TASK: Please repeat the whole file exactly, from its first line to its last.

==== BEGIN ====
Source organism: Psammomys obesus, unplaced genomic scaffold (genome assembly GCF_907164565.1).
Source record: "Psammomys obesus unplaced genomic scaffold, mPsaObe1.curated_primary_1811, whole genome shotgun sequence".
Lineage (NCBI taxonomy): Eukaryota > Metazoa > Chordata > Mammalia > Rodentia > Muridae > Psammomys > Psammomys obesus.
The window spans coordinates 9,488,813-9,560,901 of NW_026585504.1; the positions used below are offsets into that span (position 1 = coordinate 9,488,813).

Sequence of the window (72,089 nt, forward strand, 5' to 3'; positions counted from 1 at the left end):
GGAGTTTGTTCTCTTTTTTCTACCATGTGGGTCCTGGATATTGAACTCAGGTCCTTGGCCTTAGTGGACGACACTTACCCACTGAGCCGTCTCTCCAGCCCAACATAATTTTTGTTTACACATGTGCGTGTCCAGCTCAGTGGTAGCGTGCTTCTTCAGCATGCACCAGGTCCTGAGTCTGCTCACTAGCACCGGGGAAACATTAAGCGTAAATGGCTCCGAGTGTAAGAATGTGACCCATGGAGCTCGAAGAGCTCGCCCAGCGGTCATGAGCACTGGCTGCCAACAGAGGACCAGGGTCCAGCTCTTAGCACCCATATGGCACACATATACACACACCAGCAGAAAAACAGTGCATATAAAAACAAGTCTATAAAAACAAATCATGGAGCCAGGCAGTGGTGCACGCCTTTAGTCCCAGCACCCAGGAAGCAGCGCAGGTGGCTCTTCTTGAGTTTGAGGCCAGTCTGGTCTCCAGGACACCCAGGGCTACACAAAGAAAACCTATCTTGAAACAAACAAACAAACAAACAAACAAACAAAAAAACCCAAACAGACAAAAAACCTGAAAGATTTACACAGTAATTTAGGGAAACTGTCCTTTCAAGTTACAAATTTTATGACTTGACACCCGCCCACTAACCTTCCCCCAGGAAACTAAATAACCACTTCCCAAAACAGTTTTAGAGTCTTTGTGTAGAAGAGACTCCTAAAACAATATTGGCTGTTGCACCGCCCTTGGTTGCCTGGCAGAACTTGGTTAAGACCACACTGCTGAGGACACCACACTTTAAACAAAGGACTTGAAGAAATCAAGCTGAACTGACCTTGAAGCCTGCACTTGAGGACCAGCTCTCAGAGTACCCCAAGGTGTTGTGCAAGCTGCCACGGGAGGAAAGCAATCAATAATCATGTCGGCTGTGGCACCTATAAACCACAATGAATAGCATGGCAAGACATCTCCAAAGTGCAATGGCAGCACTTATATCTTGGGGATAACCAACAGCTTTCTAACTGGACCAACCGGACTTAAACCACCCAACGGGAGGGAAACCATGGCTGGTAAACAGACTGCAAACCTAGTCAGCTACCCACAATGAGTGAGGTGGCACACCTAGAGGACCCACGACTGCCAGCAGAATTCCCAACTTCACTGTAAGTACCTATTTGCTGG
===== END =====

Source organism: Psammomys obesus, unplaced genomic scaffold (genome assembly GCF_907164565.1).
Source record: "Psammomys obesus unplaced genomic scaffold, mPsaObe1.curated_primary_1811, whole genome shotgun sequence".
Lineage (NCBI taxonomy): Eukaryota > Metazoa > Chordata > Mammalia > Rodentia > Muridae > Psammomys > Psammomys obesus.
The window spans coordinates 9,488,813-9,560,901 of NW_026585504.1; the positions used below are offsets into that span (position 1 = coordinate 9,488,813).

Sequence of the window (72,089 nt, forward strand, 5' to 3'; positions counted from 1 at the left end):
GGAGTTTGTTCTCTTTTTTCTACCATGTGGGTCCTGGATATTGAACTCAGGTCCTTGGCCTTAGTGGACGACACTTACCCACTGAGCCGTCTCTCCAGCCCAACATAATTTTTGTTTACACATGTGCGTGTCCAGCTCAGTGGTAGCGTGCTTCTTCAGCATGCACCAGGTCCTGAGTCTGCTCACTAGCACCGGGGAAACATTAAGCGTAAATGGCTCCGAGTGTAAGAATGTGACCCATGGAGCTCGAAGAGCTCGCCCAGCGGTCATGAGCACTGGCTGCCAACAGAGGACCAGGGTCCAGCTCTTAGCACCCATATGGCACACATATACACACACCAGCAGAAAAACAGTGCATATAAAAACAAGTCTATAAAAACAAATCATGGAGCCAGGCAGTGGTGCACGCCTTTAGTCCCAGCACCCAGGAAGCAGCGCAGGTGGCTCTTCTTGAGTTTGAGGCCAGTCTGGTCTCCAGGACACCCAGGGCTACACAAAGAAAACCTATCTTGAAACAAACAAACAAACAAACAAACAAACAAAAAAACCCAAACAGACAAAAAACCTGAAAGATTTACACAGTAATTTAGGGAAACTGTCCTTTCAAGTTACAAATTTTATGACTTGACACCCGCCCACTAACCTTCCCCCAGGAAACTAAATAACCACTTCCCAAAACAGTTTTAGAGTCTTTGTGTAGAAGAGACTCCTAAAACAATATTGGCTGTTGCACCGCCCTTGGTTGCCTGGCAGAACTTGGTTAAGACCACACTGCTGAGGACACCACACTTTAAACAAAGGACTTGAAGAAATCAAGCTGAACTGACCTTGAAGCCTGCACTTGAGGACCAGCTCTCAGAGTACCCCAAGGTGTTGTGCAAGCTGCCACGGGAGGAAAGCAATCAATAATCATGTCGGCTGTGGCACCTATAAACCACAATGAATAGCATGGCAAGACATCTCCAAAGTGCAATGGCAGCACTTATATCTTGGGGATAACCAACAGCTTTCTAACTGGACCAACCGGACTTAAACCACCCAACGGGAGGGAAACCATGGCTGGTAAACAGACTGCAAACCTAGTCAGCTACCCACAATGAGTGAGGTGGCACACCTAGAGGACCCACGACTGCCAGCAGAATTCCCAACTTCACTGTAAGTACCTATTTGCTGG